She’s pulled the covers over herself again,
something she’s done to me for many years.
Come to expect this cold shoulder and then
it still hits me like frozen tears.
I stopped hearing her voice as I ran through life,
but maybe I just stopped listening too.
She’d always been there through good times and strife
still is, though ‘neath a sheet I can’t see through.
Now I lie with memory, and memory lied,
viewing our times together in moonbeams.
For weeks she’ll stay silent, as if she died,
not sharing her sparkle, her breath, her dreams.
But, come spring, perhaps we’ll rejoin our souls,
I know ‘neath that sheet my Mohawk still rolls.
I no longer cross the Mohawk River each day, much to my dismay. Sure I don’t miss the crazy commuting traffic. But I miss seeing the sun glisten off her hair, watching how she runs and hides behind that curve on the way to the Cohoes Falls, where she becomes one with the Hudson. She had a poetry and an art that spoke to some piece of me that itself went dormant when, each winter, she pulled her icy covers over her cold shoulders and stayed silent until the ice cracked in March and April. And the poetry came back.
Oh, and Tanontatátie is one of the names the Kanien’kehá:ka (Mohawk people) called their river.
Photo by Joseph Hesch © 2014
I can feel the breath on my face,
in waves as cool and metrical
as the current slaps the shore
in its Spring sprint to the sea;
or as warm and moist as a lover’s
sleeping against me on a summer night,
languid, as if waiting for me
to crack her still surface
as if it was ice, to entice those
ripples of movement that would
until coming to shimmering rest
like a sigh on the shoreline.
How many times have I wished
to float with her, letting her guide me
to her mouth, ignoring others’ views
of her boundaries conquerable only by
the arch artifices of arrogant men?
They’ve never appreciated her music
as I have, never watched how she reflects
whoever gazes upon her, be it the
drifting clouds above waving like flags
on her breeze-rippled skin, or my face,
still as a statue’s, as I seek answers
to questions I’ve never been able to ask.
It’s then I realize she’s done that
all along in her constancy, her depth,
her shallowness, her ever-open blue eyes
I’d fall into right now if not for the fact
they’ve absorbed me, absolved me first.
For Day 29 of my NaPoWriMo poem-a-day challenge, I was to take one of my favorite poems and find a very specific, concrete noun in it, then free-write associations – other nouns, adjectives, etc. Then I was to use that original word and the results of the free-writing as the building blocks for a new poem. The original poem I chose was perhaps my favorite, William Stafford’s “Ask Me.” For what it’s worth, this process is one I use all the time in writing new poems and stories.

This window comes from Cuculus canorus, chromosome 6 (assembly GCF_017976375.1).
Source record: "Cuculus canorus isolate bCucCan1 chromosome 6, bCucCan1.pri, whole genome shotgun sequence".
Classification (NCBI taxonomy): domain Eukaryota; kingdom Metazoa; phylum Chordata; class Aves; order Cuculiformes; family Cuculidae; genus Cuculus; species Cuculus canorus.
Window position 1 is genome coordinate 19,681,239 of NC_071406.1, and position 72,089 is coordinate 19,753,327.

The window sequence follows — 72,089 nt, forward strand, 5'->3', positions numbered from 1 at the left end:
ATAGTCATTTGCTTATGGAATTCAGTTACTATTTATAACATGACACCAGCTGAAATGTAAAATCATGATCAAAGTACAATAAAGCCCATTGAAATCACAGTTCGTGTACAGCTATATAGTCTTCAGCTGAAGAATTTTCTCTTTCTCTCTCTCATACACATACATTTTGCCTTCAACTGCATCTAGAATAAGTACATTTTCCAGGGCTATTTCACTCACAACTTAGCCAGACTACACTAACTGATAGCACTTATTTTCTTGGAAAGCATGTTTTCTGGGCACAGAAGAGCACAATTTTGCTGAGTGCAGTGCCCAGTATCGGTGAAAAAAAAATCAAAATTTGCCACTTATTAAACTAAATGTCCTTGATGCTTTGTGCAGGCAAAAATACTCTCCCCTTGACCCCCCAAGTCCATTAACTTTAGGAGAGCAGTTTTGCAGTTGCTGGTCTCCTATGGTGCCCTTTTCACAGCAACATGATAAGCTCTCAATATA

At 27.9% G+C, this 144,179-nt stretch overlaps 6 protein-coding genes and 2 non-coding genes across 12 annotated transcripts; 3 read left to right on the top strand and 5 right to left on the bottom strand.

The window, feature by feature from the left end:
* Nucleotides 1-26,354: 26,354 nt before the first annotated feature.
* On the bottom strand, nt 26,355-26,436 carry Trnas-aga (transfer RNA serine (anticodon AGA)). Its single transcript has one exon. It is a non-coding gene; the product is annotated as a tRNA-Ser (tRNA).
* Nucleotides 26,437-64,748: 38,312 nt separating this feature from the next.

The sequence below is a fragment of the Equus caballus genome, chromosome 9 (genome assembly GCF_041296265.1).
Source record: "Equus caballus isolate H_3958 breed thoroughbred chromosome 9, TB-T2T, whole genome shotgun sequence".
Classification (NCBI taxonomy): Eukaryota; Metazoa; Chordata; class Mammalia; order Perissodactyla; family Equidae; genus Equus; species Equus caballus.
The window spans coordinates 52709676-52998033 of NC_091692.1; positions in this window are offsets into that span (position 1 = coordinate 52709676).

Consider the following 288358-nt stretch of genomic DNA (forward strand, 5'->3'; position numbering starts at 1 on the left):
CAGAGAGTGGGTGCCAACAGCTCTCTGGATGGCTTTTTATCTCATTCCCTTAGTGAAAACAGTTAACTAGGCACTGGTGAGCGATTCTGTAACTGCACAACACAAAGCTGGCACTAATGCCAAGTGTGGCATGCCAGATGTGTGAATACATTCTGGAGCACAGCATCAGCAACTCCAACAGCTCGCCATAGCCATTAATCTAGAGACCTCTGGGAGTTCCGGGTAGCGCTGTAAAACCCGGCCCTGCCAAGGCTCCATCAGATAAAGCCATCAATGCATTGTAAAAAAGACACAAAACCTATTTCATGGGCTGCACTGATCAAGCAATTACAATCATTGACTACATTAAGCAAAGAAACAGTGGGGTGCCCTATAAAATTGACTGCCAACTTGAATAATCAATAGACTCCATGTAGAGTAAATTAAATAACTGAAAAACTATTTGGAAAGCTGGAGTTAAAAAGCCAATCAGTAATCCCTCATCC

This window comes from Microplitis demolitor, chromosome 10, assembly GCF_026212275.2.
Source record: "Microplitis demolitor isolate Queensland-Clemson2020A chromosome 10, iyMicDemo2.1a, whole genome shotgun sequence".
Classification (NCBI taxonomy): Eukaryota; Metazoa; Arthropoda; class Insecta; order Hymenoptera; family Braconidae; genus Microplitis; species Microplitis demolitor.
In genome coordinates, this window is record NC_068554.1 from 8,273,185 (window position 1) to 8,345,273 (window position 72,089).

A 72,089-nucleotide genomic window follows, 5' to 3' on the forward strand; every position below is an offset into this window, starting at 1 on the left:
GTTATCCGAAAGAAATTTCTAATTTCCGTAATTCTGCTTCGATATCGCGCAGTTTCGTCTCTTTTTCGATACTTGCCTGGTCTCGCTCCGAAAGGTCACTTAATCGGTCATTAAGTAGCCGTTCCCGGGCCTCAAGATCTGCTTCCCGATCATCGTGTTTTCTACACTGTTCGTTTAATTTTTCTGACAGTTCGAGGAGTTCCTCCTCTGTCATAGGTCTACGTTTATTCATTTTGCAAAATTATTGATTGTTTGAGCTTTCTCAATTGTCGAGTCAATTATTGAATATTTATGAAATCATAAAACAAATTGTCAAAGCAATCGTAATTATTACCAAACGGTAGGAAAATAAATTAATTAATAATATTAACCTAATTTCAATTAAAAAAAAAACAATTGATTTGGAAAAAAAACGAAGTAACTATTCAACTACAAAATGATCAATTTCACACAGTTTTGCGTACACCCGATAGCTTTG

For years, the river and I,
its surface like chipped obsidian,
would ramble side by side
along its banks, carrying on
the kind of harbor-deep and
I, with my carbon-black hair
and moods, wished I could enjoy
with a human companion.
But when a fellow Homo sapiens
would join me (and river)
on one of our midday sojourns,
they’d seem as shallow as
the Hudson’s shoreline
tidal pools whenever
the Atlantic would steal
from me its fluvial profundity.
It drained me, as well,
sending me away from
the river and it from me,
Instead, I’d limp round
and round a small pond,
which, while framed in
arboreal beauty, sat like
a vapid coquette, basking
in any compliments sun
and sky would shower upon
her jejune mien. Its placid,
flaccid demeanor, bereft
of any downstream gravity,
not only reflected how life
dulled since sharing black edges
with the Hudson, but how much
I’d turned pond-like, round,
soft-sided and silver on top.
For Day 5 of what I’ve discovered is now GLOBAL Poetry Writing Month (GloPoWriMo) my poem-a-day offering melds prompts from Robert Lee Brewer and NaPoWriMo.net. The former, to use an element, and the latter to convey a personal connection with the natural world, including its landscape. Mission, (too quickly) accomplished.
Out on the evening waves, a raft of sea otters bobs in placid sleep, all as one with the rise and fall of the ocean’s breath. At least one of them grips an anchor line provided by the sea’s kelp bed. Papas, mamas, pups and all link their forepaws in a touching ritual of purring familial harmony and trust. Inland, the barges bob to the river’s pulse, but placidity is not in their genes. Hard hulls of steel and rust link to shore and weave one to another with lines of twisted steel. Their touching ritual sounds of clanks, scrapes and a harsh cursing hymn of riparian fraternal harmony and trust. All of them, otters and barges alike, rest linked together upon that most maternal yet unforgiving of elements. Her lullaby floating above the waves long before these children tasted of her, felt her caress, and will long after they’ve run their own courses in this ever-repeating circle dance of harmony, trust and rust.
This prose poem was inspired by the photograph above captured by (and copyright) my fellow river artist, the brilliant Diana Matisz. The linking of those barges to sea otters? That inspiration evades even the poet’s net.
Autumn on the Hudson, by Jasper Francis Cropsey, 1875
I miss those times we’d walk side by side,
the breeze, your breath, brushing
my face softly as I inhaled you.
I’m afraid I’m misplacing us among
so many of my memories, losing you
to fog-bound years, to our time apart.
To forget those days we touched,
how we turned gray and then white together,